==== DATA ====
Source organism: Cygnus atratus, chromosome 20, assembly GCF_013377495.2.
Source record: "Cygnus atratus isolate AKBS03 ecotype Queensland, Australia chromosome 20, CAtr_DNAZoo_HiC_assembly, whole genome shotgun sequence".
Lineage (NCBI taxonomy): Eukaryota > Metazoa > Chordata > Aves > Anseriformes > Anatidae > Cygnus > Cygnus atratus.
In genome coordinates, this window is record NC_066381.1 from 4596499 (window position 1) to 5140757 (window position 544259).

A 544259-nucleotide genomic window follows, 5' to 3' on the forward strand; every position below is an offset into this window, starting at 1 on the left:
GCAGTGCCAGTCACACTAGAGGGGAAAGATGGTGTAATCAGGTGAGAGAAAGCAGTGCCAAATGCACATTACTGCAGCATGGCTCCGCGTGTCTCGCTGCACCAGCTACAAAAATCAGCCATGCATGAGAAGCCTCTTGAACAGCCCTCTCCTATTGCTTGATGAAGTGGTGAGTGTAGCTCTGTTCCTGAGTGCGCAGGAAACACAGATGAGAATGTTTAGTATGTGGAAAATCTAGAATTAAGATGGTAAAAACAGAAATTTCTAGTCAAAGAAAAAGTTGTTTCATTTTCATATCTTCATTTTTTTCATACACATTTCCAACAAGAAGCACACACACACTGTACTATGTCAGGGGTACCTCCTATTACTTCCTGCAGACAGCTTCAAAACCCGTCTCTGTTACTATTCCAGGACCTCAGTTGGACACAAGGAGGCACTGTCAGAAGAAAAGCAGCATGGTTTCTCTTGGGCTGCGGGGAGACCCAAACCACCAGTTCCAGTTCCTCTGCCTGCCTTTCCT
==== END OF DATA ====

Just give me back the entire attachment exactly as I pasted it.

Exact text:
Source organism: Cygnus atratus, chromosome 20, assembly GCF_013377495.2.
Source record: "Cygnus atratus isolate AKBS03 ecotype Queensland, Australia chromosome 20, CAtr_DNAZoo_HiC_assembly, whole genome shotgun sequence".
Lineage (NCBI taxonomy): Eukaryota > Metazoa > Chordata > Aves > Anseriformes > Anatidae > Cygnus > Cygnus atratus.
In genome coordinates, this window is record NC_066381.1 from 4596499 (window position 1) to 5140757 (window position 544259).

A 544259-nucleotide genomic window follows, 5' to 3' on the forward strand; every position below is an offset into this window, starting at 1 on the left:
GCAGTGCCAGTCACACTAGAGGGGAAAGATGGTGTAATCAGGTGAGAGAAAGCAGTGCCAAATGCACATTACTGCAGCATGGCTCCGCGTGTCTCGCTGCACCAGCTACAAAAATCAGCCATGCATGAGAAGCCTCTTGAACAGCCCTCTCCTATTGCTTGATGAAGTGGTGAGTGTAGCTCTGTTCCTGAGTGCGCAGGAAACACAGATGAGAATGTTTAGTATGTGGAAAATCTAGAATTAAGATGGTAAAAACAGAAATTTCTAGTCAAAGAAAAAGTTGTTTCATTTTCATATCTTCATTTTTTTCATACACATTTCCAACAAGAAGCACACACACACTGTACTATGTCAGGGGTACCTCCTATTACTTCCTGCAGACAGCTTCAAAACCCGTCTCTGTTACTATTCCAGGACCTCAGTTGGACACAAGGAGGCACTGTCAGAAGAAAAGCAGCATGGTTTCTCTTGGGCTGCGGGGAGACCCAAACCACCAGTTCCAGTTCCTCTGCCTGCCTTTCCT